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STRANGE, THOMAS BLAND, army and militia officer, rancher, and author; b. 15 Sept. 1831 in Meerut, India, second son of Henry Francis Strange and Maria Letitia Bland; m. first 4 Nov. 1862 Maria Elinor Taylor (d. 1917) in Simla, India, and they had two sons and three daughters who survived to adulthood; m. secondly 1918 Janet Fell, widow of F. C. Ruxton; d. 9 July 1925 in Camberley, England.
Thomas Bland Strange was one of the most colourful of the British army officers who served in Canada in the 19th century. He is most often remembered as commander of the Alberta Field Force during the North-West rebellion, but his ten years as inspector of artillery and warlike stores was arguably a more significant contribution to Canada’s military tradition.
Strange was the second son of a family with a long military tradition; he was born while his father’s regiment was stationed in India. Educated at the Edinburgh Academy, a school which specialized in preparing young men to serve the British empire, he absorbed its ideology so fully that he would eventually earn the nickname Jingo Strange. Since the family could not afford the purchase of a commission in a cavalry or infantry regiment for both sons, Thomas was sent to the Royal Military Academy at Woolwich (London) to prepare him for a career in the artillery. After graduating, he was commissioned on 17 Dec. 1851 and soon posted to Gibraltar. Two years later he was promoted first lieutenant and ordered to Jamaica. Desperate efforts to avoid this military backwater failed and Strange not only missed serving in the Crimean War but contracted yellow fever from which he nearly died. He attributed his survival to abstention from alcohol and meat, a regimen he maintained for the rest of his life.
After his recovery he served for a time at Nassau in the Bahamas before returning to England in 1856. His luck was better in 1857 when the next crisis arose. Strange was in the first group of reinforcements rushed to India when the East India Company’s Bengal army mutinied. He arrived in Calcutta on 11 Oct. 1857 and proceeded quickly to Benares (Varanasi), the headquarters for suppression of the rebellion. Here he was a willing, if not enthusiastic, participant in the gruesome executions of some mutineers who were tied to the mouths of cannon and literally blown away. More conventional service followed. He did well enough in the months of savage fighting that led up to the fall of Lucknow on 21 March 1858 to receive four mentions in dispatches and promotion to captain in September. He participated in mopping up operations until exhaustion brought on a severe attack of fever. Following his recovery he served in the Punjab for two years. In 1861 he took a six-month leave and embarked on a remarkable walking tour through the Himalayas from Tibet to Kashmir, most of the way on his own. The next year he married Maria Elinor at Simla. Marriage and the imminent arrival of the couple’s first child precipitated a return to England.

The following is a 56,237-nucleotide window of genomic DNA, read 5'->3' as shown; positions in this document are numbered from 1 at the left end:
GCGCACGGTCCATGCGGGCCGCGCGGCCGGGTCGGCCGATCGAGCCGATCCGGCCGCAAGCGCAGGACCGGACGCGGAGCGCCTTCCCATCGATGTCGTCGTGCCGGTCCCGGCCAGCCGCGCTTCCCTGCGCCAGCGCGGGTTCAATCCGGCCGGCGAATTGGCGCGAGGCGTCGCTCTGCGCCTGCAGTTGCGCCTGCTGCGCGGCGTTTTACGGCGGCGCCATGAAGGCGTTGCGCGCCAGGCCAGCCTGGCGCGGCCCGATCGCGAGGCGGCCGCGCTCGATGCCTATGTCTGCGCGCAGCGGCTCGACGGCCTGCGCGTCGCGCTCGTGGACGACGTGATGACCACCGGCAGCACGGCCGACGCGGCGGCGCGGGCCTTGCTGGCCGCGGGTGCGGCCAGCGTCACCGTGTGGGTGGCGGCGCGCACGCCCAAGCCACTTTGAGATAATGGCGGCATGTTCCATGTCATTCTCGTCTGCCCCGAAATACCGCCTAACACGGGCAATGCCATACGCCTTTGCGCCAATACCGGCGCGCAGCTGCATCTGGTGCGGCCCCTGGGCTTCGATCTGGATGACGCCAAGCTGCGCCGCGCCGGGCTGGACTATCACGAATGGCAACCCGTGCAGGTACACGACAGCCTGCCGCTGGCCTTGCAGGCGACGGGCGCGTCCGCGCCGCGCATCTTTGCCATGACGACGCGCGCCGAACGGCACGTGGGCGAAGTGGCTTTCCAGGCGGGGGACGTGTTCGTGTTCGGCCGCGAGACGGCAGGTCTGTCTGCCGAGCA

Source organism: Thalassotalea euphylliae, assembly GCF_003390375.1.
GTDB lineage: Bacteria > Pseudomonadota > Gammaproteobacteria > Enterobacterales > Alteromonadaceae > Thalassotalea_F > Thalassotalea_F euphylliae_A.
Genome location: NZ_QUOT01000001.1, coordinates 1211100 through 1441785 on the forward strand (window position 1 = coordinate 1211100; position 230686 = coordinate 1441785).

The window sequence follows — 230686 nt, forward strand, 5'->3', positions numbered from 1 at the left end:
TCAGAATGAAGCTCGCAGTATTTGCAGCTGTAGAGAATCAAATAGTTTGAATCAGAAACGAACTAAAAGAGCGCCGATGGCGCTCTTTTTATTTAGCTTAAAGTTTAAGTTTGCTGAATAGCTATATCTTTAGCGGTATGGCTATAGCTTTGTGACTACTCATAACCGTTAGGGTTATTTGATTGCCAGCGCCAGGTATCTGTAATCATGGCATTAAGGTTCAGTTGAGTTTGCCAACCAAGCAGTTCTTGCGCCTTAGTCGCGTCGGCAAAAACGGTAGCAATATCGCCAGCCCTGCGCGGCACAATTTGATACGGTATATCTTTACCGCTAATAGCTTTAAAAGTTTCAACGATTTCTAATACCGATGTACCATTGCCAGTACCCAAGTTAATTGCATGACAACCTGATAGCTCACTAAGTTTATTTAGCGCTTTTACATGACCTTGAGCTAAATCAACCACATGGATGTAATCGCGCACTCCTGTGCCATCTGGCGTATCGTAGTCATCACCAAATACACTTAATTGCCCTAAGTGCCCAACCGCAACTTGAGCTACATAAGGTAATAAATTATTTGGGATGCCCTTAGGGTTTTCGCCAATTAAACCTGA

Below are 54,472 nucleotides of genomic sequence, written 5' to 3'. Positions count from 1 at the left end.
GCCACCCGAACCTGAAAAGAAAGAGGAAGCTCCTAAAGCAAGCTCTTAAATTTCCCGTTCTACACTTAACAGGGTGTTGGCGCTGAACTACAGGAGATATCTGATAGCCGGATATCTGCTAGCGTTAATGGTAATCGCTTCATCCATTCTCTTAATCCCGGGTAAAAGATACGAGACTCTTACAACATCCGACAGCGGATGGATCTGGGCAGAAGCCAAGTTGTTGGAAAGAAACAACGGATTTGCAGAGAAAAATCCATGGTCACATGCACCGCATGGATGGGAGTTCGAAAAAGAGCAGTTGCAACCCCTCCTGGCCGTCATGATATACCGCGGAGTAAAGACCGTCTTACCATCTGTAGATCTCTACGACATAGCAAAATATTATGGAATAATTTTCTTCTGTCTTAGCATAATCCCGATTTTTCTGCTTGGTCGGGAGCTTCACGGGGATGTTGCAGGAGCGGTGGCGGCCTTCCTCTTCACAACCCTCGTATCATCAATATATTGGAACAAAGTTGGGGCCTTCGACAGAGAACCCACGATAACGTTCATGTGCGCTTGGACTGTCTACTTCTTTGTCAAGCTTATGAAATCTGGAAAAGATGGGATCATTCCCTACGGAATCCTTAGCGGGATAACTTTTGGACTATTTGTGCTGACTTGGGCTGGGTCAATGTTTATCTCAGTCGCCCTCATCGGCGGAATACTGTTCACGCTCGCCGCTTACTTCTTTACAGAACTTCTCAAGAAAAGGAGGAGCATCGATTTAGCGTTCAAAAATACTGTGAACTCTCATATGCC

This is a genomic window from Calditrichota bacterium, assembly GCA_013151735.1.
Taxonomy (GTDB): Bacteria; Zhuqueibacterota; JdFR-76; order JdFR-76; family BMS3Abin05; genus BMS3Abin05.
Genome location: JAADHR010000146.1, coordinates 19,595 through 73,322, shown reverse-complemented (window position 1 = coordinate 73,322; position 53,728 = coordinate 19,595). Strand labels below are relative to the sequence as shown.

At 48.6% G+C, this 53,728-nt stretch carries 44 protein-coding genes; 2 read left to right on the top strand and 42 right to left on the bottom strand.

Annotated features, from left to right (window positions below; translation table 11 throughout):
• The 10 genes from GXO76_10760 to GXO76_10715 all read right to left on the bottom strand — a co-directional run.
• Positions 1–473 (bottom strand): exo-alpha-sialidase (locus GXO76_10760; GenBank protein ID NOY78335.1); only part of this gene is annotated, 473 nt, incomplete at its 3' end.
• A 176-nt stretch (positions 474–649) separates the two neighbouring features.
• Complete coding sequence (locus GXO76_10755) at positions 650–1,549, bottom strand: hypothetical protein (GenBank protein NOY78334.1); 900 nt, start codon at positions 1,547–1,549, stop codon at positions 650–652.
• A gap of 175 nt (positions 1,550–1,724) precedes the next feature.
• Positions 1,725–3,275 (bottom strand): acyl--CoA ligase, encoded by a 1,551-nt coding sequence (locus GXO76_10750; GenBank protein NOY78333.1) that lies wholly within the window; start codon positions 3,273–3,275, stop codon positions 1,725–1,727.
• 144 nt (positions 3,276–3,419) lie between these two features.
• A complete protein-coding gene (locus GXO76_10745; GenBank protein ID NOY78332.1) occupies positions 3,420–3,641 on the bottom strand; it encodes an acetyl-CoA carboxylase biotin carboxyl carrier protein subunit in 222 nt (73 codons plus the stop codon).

After a brief period in Ireland, Strange was appointed to the instructional staff at Woolwich. He had always been intensely interested in the latest technological developments in his field and was even more devoted to training his men to the highest possible standard. The Woolwich job suited him perfectly and he did well at it. His skills were recognized in 1869 when he was given the job of training the Artillery Volunteers. He seems to have been highly popular with the citizen soldiers, but an incautious criticism of the obsolete equipment provided to them, published in the Times, resulted in disciplinary action. He was nonetheless promoted major in July 1871. His last posting was as an instructor at the School of Gunnery in Shoeburyness.
Strange’s limited prospects for advancement are probably one of the reasons that he accepted command in September 1871 of the newly established School of Gunnery at Quebec City (B Battery, Garrison Artillery), which carried with it promotion to the militia rank of lieutenant-colonel. In addition, the following year, he was made an inspector of artillery and warlike stores. These jobs involved organizing Canada’s first permanent military units and training the militia gunners now that the new dominion had taken over much of the responsibility for its own defence. Strange’s location provided ample scope for his boundless energy and enthusiasm. He was fluent in French and found Quebec City very much to his taste. He was an active member of the Literary and Historical Society of Quebec, organized the public centennial celebrations of the 1775 defeat of the Americans under Richard Montgomery*, and served as master of the Stadacona Hunt Club. When the government decided to switch the artillery school with that at Kingston, Ont., in 1880, Strange reluctantly left Quebec.